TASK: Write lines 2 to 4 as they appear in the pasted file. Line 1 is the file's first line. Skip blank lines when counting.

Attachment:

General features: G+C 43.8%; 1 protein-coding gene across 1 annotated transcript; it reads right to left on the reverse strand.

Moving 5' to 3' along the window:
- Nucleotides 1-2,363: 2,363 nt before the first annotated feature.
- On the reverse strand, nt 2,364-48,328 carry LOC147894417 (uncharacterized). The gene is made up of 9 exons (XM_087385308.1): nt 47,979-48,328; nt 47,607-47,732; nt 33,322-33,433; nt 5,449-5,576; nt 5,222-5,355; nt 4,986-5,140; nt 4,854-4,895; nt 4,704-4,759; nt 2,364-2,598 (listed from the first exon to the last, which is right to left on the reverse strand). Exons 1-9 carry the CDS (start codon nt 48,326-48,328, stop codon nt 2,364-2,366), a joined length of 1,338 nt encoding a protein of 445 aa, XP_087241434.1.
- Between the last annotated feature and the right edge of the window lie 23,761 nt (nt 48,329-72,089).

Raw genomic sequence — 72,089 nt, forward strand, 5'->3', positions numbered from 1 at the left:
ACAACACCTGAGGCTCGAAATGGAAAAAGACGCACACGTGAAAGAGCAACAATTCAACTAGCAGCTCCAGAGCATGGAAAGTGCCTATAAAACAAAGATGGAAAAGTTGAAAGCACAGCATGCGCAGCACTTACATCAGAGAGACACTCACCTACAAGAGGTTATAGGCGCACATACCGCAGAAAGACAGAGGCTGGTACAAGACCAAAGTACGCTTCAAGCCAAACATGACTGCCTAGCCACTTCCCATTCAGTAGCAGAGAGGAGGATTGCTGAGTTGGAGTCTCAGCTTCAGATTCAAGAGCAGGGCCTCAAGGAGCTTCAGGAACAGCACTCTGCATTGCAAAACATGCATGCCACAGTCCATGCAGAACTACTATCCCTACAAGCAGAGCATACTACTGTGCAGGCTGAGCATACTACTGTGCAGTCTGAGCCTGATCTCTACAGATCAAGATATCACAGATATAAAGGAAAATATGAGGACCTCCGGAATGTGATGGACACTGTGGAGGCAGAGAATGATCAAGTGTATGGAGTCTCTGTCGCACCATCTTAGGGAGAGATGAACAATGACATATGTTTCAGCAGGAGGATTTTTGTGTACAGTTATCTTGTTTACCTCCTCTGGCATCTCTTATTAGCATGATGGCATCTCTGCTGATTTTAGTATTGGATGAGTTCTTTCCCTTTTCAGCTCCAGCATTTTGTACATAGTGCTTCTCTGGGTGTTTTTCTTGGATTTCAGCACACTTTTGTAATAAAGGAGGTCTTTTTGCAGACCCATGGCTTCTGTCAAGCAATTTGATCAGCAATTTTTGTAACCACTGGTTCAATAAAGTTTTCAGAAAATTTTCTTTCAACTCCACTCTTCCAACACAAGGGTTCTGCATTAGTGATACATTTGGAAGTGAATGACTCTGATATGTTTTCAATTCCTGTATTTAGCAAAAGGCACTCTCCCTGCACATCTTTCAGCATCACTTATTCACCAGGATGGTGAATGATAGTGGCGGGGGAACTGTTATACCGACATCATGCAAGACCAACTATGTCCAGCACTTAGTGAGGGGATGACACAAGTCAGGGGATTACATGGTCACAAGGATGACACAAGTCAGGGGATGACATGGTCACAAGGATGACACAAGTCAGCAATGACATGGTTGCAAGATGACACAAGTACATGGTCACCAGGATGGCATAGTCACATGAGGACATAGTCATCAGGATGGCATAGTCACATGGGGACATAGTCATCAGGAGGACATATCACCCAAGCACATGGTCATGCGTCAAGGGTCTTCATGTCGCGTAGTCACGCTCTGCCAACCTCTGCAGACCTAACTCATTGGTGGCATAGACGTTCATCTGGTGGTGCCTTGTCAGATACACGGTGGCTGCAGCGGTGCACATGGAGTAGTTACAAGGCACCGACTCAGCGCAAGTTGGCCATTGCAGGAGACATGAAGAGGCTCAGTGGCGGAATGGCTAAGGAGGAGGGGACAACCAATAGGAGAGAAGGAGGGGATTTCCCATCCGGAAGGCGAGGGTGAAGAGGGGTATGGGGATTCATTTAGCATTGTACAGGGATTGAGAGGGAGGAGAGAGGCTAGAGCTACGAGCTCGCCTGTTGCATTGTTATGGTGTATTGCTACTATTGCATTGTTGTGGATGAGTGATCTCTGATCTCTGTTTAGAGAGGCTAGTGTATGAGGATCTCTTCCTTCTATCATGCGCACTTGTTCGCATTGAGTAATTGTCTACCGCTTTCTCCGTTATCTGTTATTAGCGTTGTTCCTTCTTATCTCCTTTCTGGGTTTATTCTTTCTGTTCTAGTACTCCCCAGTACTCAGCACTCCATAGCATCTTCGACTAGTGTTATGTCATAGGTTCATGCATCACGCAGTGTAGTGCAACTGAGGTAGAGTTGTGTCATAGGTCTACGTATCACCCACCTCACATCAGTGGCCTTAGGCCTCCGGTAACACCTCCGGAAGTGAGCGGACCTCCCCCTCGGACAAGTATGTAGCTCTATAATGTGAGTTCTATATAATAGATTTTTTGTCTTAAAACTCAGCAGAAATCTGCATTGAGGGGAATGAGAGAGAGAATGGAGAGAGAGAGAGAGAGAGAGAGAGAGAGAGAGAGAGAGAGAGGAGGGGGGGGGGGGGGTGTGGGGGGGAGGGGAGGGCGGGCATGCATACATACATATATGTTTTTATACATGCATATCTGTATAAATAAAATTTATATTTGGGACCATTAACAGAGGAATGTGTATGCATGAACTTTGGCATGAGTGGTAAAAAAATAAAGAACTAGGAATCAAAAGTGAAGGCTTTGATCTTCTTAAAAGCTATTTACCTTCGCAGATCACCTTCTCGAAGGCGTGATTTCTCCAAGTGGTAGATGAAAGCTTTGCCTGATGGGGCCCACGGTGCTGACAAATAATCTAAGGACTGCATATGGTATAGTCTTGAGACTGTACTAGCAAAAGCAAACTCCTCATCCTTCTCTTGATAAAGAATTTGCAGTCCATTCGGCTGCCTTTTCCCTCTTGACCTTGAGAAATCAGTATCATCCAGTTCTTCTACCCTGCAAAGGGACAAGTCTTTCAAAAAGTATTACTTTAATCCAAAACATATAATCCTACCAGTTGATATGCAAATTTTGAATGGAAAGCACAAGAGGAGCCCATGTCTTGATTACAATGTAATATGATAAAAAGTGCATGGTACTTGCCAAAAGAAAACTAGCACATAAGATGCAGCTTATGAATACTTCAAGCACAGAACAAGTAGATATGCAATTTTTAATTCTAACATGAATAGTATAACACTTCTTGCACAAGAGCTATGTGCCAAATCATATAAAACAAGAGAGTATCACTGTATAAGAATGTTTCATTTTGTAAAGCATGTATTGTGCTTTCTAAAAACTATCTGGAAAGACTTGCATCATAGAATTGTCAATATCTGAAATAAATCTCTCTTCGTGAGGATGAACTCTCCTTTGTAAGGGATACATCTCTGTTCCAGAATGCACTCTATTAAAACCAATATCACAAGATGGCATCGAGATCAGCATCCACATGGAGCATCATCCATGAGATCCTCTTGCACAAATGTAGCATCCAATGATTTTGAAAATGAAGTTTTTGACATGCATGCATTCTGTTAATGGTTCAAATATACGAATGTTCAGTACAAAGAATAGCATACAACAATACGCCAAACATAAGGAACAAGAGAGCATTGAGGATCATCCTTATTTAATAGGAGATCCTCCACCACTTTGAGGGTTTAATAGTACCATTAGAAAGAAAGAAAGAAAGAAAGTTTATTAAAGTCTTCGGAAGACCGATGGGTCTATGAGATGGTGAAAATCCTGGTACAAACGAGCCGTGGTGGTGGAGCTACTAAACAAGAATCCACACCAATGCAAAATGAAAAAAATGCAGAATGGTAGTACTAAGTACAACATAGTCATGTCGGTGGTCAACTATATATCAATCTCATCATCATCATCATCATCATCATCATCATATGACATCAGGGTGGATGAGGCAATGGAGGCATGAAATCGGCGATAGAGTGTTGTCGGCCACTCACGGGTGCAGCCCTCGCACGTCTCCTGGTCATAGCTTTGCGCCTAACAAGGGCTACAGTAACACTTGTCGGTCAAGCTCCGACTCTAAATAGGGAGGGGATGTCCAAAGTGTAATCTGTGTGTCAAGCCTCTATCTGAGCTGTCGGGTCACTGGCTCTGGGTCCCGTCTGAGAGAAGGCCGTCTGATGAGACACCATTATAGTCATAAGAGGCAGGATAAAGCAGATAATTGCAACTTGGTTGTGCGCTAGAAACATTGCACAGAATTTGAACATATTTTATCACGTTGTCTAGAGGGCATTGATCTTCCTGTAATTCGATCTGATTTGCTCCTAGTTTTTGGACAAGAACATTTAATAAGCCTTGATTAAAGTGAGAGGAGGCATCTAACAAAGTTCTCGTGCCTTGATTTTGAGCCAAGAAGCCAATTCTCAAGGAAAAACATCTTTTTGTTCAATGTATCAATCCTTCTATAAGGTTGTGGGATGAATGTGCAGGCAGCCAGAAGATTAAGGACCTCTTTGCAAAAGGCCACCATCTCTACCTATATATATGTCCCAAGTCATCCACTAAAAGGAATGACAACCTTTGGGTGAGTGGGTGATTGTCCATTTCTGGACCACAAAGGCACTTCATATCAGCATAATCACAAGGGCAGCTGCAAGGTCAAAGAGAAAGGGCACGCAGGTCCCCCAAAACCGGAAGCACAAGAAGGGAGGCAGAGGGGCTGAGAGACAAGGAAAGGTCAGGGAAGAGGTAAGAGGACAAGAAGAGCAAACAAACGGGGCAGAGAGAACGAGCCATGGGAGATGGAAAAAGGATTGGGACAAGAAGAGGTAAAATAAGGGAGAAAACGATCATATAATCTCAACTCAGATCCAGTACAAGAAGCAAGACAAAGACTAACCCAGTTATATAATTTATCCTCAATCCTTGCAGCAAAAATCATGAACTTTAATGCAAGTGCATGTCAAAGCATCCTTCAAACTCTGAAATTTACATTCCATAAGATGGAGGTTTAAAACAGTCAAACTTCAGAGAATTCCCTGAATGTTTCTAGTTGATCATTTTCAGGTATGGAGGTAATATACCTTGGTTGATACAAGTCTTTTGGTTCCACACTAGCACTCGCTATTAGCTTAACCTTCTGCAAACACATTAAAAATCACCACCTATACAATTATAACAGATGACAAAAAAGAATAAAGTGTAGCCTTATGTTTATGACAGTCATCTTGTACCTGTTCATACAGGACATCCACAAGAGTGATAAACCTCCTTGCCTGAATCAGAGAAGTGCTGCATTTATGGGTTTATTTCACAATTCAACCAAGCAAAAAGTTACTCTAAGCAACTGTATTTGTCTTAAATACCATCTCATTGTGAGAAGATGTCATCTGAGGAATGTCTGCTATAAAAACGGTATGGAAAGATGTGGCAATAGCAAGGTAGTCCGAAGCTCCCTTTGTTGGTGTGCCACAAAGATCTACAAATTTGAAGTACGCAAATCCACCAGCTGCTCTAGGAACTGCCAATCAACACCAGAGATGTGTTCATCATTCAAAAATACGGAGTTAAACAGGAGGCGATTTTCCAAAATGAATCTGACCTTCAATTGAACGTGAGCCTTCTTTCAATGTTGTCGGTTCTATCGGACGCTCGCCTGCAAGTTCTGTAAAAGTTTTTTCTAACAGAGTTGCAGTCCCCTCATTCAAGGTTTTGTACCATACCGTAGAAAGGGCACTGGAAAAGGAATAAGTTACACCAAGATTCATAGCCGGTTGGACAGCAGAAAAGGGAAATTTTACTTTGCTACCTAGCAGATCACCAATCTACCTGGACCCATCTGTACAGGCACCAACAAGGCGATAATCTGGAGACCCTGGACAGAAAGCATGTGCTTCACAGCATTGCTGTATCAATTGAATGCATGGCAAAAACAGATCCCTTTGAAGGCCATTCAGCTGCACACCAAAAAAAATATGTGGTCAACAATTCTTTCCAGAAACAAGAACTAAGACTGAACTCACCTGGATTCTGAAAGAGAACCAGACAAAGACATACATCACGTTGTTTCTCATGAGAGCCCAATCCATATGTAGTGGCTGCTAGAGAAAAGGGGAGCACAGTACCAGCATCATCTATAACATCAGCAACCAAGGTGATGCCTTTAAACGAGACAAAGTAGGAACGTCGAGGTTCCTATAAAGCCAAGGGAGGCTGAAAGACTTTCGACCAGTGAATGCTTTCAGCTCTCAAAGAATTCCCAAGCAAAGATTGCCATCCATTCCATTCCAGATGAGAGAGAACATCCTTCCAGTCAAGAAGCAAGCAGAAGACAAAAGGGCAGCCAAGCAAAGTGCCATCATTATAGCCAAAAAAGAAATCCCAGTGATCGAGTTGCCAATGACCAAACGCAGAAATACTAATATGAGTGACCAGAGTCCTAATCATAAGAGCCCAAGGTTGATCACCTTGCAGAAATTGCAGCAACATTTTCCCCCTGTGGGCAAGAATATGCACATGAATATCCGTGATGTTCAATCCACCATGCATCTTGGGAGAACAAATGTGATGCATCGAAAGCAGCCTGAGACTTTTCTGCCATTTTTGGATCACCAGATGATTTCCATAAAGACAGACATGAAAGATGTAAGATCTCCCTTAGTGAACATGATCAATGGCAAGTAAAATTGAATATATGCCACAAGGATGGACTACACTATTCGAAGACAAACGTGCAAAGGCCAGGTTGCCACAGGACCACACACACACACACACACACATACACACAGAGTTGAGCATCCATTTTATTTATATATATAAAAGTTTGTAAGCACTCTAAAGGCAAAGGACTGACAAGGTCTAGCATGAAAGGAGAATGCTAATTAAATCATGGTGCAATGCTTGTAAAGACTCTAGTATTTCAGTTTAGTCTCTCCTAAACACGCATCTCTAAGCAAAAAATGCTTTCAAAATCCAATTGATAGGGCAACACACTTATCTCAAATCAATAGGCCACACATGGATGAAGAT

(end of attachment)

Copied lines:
Moving 5' to 3' along the window:
- Nucleotides 1-2,363: 2,363 nt before the first annotated feature.
- On the reverse strand, nt 2,364-48,328 carry LOC147894417 (uncharacterized). The gene is made up of 9 exons (XM_087385308.1): nt 47,979-48,328; nt 47,607-47,732; nt 33,322-33,433; nt 5,449-5,576; nt 5,222-5,355; nt 4,986-5,140; nt 4,854-4,895; nt 4,704-4,759; nt 2,364-2,598 (listed from the first exon to the last, which is right to left on the reverse strand). Exons 1-9 carry the CDS (start codon nt 48,326-48,328, stop codon nt 2,364-2,366), a joined length of 1,338 nt encoding a protein of 445 aa, XP_087241434.1.